Proceedings of the Standing Senate Committee on
Agriculture and Forestry

Issue 17 - Evidence - Meeting of February 23, 2007 - Afternoon

DEBERT, NOVA SCOTIA, Friday, February 23, 2007

The Standing Senate Committee on Agriculture and Forestry met this day at 1:22 p.m. to examine and report on rural poverty in Canada.

Senator Joyce Fairbairn (Chairman) in the chair.


The Chairman: Welcome, and thank you all for being so generous in your patience and your attendance today. This is our last visit in what has been an extraordinary week in Atlantic Canada. We are feeling a little sad that the week is coming to an end, but Debert is a great place to have our final hearings.

With us now are Karen Dykens and Ed McMaster. Ms. Dykens is speaking on behalf of the Colchester Food Bank Association, and Mr. McMaster is here from Pictou, Nova Scotia.

We welcome you both. If you could each start with a fairly brief idea of your concerns, then we will throw it open to our senators who are eager to ask the questions.

Karen Dykens, Volunteer, Colchester Food Bank Association: I have been with the food bank as a volunteer for 15 years so I have seen a lot of changes since it came into existence in 1986. The food bank in Truro is one of the largest hands-on food banks in Nova Scotia.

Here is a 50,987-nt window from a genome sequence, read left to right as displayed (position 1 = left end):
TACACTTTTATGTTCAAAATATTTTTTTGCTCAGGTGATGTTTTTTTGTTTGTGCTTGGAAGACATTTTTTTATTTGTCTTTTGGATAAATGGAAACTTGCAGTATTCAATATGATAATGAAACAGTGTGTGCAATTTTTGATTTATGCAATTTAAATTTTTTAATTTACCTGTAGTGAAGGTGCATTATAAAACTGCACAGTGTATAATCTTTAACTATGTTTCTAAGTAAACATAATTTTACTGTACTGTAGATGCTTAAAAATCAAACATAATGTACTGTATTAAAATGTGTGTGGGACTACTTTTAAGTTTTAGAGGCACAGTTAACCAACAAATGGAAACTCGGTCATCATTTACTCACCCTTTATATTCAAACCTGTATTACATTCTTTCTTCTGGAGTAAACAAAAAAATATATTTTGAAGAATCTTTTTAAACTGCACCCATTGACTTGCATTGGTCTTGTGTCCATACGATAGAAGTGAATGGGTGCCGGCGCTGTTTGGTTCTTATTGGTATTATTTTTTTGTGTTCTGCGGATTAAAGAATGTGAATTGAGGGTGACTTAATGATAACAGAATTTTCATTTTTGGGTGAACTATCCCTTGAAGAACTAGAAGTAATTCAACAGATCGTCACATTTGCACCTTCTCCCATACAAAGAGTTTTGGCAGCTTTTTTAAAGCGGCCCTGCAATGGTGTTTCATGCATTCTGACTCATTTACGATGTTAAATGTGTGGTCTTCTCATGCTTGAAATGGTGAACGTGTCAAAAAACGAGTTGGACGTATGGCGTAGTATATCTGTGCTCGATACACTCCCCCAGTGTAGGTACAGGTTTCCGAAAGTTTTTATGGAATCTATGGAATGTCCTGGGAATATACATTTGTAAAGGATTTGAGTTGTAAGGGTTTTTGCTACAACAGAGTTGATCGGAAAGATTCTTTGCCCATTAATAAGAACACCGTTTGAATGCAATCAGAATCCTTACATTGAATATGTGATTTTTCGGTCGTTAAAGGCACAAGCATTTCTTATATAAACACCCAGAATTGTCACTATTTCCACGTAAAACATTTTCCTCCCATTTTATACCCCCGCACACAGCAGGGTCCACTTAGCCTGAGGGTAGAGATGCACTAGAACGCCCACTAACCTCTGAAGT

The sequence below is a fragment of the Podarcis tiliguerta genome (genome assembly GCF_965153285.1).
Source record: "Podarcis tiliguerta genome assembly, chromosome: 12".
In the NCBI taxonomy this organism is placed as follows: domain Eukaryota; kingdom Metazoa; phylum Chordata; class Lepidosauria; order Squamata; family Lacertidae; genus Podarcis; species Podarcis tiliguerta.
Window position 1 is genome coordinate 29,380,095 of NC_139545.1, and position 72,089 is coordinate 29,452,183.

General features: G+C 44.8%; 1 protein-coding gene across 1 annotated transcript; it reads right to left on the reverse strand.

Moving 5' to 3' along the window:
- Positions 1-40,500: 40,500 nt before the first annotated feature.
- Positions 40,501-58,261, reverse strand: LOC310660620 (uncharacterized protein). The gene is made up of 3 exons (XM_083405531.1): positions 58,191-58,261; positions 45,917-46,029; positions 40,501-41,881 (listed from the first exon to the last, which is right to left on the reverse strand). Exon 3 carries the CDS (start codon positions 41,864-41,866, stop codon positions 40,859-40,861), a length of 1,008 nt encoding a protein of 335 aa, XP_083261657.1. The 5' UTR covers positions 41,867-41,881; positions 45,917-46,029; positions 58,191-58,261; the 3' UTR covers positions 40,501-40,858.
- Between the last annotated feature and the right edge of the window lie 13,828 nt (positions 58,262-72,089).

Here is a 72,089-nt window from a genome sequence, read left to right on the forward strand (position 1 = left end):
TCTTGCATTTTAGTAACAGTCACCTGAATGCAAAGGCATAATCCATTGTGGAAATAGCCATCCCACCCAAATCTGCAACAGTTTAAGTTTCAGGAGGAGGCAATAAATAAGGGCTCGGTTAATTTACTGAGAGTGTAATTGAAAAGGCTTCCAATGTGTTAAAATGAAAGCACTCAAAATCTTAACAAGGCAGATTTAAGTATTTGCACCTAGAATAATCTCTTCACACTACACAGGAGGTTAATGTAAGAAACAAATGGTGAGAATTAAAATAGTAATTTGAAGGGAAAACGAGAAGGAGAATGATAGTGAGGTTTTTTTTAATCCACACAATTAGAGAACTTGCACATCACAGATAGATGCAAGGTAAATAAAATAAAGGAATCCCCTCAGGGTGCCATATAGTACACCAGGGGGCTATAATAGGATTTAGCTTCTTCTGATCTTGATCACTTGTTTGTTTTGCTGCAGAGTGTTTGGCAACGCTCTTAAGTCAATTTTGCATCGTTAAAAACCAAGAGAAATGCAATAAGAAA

We keep statistics by following our regiment of codes so we understand where our clients' finances are coming from, and what situations they may be in. To date, we have 9,136 clients on file. Of that 9,136, 70 per cent are county.

As we watch trends through the county, we find that age, health, rising costs in living, and the younger family members moving away from the rural areas make it increasingly hard for seniors to keep and stay in their own homes. They have to choose between medication, food, and heat to try to remain in their homes. It is heart-wrenching when a 70-year-old person has swallowed every last bit of pride to walk through the door to ask for a little bit of food so that they can buy heat for the month or medication. We have seen this trend slowly increasing as the years go by.

Last year we prepared 7,452 food boxes, and a large majority went to seniors, the working poor, unemployed, and people in a number of different situations. Each person is dealt with individually, because we have a lot of mentally challenged people who do not know really how to cook food, so we deal with them. We have diabetics in need of food so we try to arrange food that will suit their needs.